Louisiana, in the Southern United States, is an electric cultural explosion. Cajun, Creole and American Southern accents, cuisine and heritage mingle together in one scenic destination. Swamps, French colonial architecture, charming villages and historic plantations are all found within the borders of Louisiana.
New Orleans is the most-visited destination in the state, and it is certainly a worthy destination. An overview of the best places to visit in Louisiana:
Where the Barataria Bay meets the Gulf of Mexico, there is a barrier island known as Grand Isle. On that isle, the main town goes by the very same name. The town of Grand Isle is only 100 miles south of New Orleans, but it has a distinctly different atmosphere.
Despite taking a beating from hurricanes and disasters like the BP Gulf oil spill, this beach village retains charm and character. The Grand Isle State Park overlooks the Gulf of Mexico, and swimming, canoeing and fishing are all popular pastimes.
In the summer, fishing rodeos bring the local community together and provide ample fresh fish for regional restaurants. Fishing charters are common, and they are the best way to snag a great catch in Grand Isle.
Located in Iberia Parish, just minutes from Vermilion Bay, is Avery Island. Despite the name, Avery Island is inland, and it is actually a salt dome. Most people know Avery Island because it is home to a seriously spicy condiment: Tabasco sauce! The Tabasco factory is the biggest attraction in the area, and the guided tours are fascinating.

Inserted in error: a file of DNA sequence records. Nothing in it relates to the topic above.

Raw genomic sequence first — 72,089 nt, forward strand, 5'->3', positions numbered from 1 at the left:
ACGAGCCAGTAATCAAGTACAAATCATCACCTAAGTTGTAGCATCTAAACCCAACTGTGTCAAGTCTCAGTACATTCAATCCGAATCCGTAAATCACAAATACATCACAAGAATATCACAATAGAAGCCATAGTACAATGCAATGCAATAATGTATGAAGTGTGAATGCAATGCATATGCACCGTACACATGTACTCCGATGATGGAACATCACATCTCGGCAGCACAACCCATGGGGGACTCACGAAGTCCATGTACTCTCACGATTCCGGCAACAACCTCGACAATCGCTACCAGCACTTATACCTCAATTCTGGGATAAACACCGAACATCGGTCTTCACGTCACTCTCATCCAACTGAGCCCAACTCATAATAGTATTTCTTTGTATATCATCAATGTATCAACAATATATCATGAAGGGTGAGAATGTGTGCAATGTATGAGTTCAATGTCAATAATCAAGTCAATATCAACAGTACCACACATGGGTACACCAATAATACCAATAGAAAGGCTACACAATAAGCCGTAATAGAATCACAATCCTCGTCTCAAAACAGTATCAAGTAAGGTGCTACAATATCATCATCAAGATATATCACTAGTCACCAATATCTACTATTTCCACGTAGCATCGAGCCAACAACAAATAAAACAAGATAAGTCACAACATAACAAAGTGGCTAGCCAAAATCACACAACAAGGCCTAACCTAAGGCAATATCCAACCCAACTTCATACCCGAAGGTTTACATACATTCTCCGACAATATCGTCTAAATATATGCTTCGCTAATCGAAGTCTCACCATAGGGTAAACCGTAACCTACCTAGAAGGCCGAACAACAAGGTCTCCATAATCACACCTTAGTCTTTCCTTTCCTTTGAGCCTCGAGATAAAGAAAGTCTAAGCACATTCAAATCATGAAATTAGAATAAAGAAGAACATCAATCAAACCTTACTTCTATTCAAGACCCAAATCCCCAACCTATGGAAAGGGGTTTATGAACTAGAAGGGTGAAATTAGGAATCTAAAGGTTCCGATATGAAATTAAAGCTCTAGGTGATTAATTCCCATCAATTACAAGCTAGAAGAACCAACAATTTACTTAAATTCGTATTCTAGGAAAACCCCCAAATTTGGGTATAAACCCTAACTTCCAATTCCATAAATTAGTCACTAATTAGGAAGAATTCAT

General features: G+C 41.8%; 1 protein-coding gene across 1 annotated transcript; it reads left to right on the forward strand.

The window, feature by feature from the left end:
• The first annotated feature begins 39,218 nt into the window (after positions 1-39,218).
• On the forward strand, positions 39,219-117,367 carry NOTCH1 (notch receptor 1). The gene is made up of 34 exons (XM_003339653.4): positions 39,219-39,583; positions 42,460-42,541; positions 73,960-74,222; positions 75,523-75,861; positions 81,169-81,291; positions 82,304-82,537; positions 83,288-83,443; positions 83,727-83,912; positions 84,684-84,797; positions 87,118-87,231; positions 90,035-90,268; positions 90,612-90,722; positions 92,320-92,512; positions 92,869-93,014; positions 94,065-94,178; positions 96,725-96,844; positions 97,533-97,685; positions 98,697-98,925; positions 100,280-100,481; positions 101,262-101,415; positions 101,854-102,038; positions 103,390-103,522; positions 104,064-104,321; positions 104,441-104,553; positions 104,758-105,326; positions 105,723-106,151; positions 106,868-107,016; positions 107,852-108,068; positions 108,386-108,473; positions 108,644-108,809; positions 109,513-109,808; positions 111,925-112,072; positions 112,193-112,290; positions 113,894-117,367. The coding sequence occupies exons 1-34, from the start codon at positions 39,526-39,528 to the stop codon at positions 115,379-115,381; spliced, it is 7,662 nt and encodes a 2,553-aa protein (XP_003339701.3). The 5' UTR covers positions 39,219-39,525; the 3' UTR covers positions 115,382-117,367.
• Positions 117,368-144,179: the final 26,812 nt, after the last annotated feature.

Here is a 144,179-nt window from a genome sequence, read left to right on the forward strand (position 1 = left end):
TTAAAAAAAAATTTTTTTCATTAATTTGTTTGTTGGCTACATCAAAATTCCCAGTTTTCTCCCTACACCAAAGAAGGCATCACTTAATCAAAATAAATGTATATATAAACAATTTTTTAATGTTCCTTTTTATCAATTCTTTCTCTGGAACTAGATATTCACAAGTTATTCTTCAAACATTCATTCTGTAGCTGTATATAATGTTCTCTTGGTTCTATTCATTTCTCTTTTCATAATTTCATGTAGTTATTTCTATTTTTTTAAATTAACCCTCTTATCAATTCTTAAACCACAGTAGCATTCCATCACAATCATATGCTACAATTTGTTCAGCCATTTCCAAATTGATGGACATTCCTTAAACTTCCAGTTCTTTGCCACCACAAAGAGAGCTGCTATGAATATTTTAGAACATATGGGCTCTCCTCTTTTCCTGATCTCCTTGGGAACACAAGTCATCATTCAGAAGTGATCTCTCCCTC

The Tabasco brand is more than just a factory on Avery Island, however. Tabasco also owns botanical gardens and a bird sanctuary. Exploring the grounds is a wonderful foray into local wildlife, and it is a must-do activity on Avery Island.
Just outside of Lafayette is the small parish town of Breaux Bridge. This charming destination is sometimes known as the gateway to Cajun culture, and it is definitely a fantastic introduction to the heritage, cuisine and history of Southern Louisiana.
Most importantly, Breaux Bridge is the crawfish capital of the world. Every May, thousands flock to the area for the Breaux Bridge Crawfish Festival. Lively Zydeco music will make you want to join the locals and dance in the streets, and there is no shortage of delicious fresh crawfish to go around.
The oldest settlement in Louisiana is Natchitoches, which boasts plenty of French and Spanish colonial architecture. Founded at the beginning of the 18th century as a French settlement, Natchitoches is now known for its historic district.
A brick street along Cane River Lake is the perfect place to set off on a walking tour, spotting charming colonial homes and more than a few bed and breakfasts offering quaint accommodation and afternoon teas. History lovers can’t miss the Fort Saint Jean Baptiste, an original 18th century fort that offers reenactments of military manoeuvres as well as ordinary colonial life.
Right on the banks of the Mississippi River is the Laura Plantation. This Creole plantation thrived in the early 19th century, when it was better known as the Duparc Plantation. Before the Civil War, the plantation grew and harvested sugar cane.
Six slave cabins remain on the property, highlighting this troubling part of American history. Among these slave cabins the origins of the Br’er Rabbit stories were collected, many of them rooted in West African legend. Much of the plantation’s architecture has been restored, which means that a guided tour is truly like stepping back in time.